Jeffrey D. Allred, Deseret News
Sixth in an occasional series.
From tragedy to destiny in just over 90 days.
That's what family, friends and fans of LDS musician Paul Cardall were struck by Thursday morning, with word that his long-awaited heart transplant was successfully performed at Primary Children's Medical Center.
At 36, Cardall was the oldest Utah patient with congenital heart disease to have survived to his age without a transplant. Cardiologist Angela Yetman said she's "never seen anything like" Cardall's determination to keep living and the optimism he has.
"He's come through this as if he hasn't had cardiac surgery. He's sitting up in bed talking and making jokes," she said Thursday. "I think he's benefitting from everybody's prayers and his own faith. He's got me convinced. I've known him for the last year, and I certainly can't find a better explanation."
It's a story a novelist might conjure up, but for Cardall and his family, it's another adventure in a life so surprising to medical personnel that the heart surgeon who thought Cardall would likely die as an infant made his way to the hospital for congratulations.
The donor heart was implanted by surgeons little more than three months after Cardall's brother, Brian Cardall, died June 9 next to a highway in southern Utah. Police had Tasered him when he was found running naked there during an episode of mental illness.
Though the Cardalls have long been grateful for the hope offered through organ donation, Brian Cardall's death put the entire family squarely into the shoes of donor families who make the decision to give organs and tissue from deceased loved ones to others. Today, they empathize in a visceral, palpable way.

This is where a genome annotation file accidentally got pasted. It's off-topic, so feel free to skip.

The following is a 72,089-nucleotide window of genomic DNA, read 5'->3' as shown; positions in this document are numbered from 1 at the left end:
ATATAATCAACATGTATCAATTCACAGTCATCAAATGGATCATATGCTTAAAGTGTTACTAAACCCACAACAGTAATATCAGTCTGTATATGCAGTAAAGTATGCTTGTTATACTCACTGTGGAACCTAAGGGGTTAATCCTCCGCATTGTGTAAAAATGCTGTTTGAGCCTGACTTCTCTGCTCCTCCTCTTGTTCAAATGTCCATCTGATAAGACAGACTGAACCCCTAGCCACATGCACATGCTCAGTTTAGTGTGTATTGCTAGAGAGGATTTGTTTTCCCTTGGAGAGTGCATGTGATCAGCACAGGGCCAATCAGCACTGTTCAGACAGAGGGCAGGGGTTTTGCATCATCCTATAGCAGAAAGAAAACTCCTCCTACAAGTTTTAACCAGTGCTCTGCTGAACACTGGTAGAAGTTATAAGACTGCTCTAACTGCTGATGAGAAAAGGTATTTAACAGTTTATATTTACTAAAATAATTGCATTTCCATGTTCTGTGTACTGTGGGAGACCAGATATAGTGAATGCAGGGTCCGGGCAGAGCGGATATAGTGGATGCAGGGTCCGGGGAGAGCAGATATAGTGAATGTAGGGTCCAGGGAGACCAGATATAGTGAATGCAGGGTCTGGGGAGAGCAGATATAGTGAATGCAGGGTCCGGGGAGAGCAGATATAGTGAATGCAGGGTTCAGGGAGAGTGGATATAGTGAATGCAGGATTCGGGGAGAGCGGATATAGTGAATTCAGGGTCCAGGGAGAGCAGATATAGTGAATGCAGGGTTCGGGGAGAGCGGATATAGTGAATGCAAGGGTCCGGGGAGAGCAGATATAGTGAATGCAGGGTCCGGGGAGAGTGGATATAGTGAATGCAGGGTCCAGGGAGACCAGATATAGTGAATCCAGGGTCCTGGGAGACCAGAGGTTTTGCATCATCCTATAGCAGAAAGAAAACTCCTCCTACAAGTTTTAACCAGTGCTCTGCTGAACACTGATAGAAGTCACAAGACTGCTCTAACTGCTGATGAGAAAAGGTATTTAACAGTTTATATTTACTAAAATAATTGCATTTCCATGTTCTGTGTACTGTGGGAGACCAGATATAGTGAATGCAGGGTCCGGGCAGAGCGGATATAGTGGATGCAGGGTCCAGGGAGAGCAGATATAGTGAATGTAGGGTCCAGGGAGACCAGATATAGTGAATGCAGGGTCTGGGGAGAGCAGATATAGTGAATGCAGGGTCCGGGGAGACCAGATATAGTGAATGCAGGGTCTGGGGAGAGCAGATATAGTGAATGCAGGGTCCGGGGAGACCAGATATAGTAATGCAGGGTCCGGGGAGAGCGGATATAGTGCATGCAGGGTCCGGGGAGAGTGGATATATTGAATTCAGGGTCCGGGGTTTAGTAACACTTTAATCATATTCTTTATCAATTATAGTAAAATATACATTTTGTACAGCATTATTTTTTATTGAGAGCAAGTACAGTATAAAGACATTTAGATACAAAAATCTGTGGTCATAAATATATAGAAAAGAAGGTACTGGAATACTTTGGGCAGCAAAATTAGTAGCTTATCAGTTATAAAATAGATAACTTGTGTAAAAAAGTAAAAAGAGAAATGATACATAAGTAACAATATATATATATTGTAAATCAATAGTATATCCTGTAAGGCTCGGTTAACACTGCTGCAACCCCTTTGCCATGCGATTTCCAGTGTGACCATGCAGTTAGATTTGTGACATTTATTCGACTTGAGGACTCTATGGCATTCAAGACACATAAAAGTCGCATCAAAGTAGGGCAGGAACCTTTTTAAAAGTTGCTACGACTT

Though Brian Cardall's manner of death didn't allow for organ donation, he was able to donate other tissue and bone, his father said. Noting the entire family has long prayed for those who are now experiencing their own grief so Paul Cardall could have a chance to live, his father Duane Cardall had a message Thursday for the donor's family, whom they will never meet. Confidentiality agreements prohibit the release of any information on the donor.
"We hope they experience the same degree of comfort that we experienced when Brian was able to become a donor," he told the Deseret News shortly after seeing his son in the recovery room, listening to his iPod.
It's the yin and yang of going from being a donor family to being recipients of the same kindness that prompted at least one friend who learned of the transplant to quip simply: "Miracles happen."
Paul Cardall's wife, Lynnette Cardall, said when her husband was first listed for a transplant in August 2008, "we felt a sense of guilt that someone's sorrow was going to be our joy. But I know many who have gone through this experience that were very grateful they could donate. It's one wonderful, final thing they could do for their loved one."
She said watching her husband being wheeled out of his room and into surgery was a different experience from the "false alarm" they had last Christmas Eve, when he was prepped and wheeled in for surgery, only to be told the heart wouldn't be available.
"At the time, I wondered if I had said everything I wanted to say, and does he realize how grateful I am for him and what if I can't express that later," she said.
"There was a sense of peace this time. We all felt it was going to go fine, and I didn't have those worries. I don't know if it's because we had more time to share those feelings," she said. "He had lots of odds against him, and with how incredibly risky the surgery was, his will to live and do more with his life was stronger and overpowered those odds."
Cardall's surgeons told the Deseret News several months ago that his will to live was a big factor in their hope for his future.
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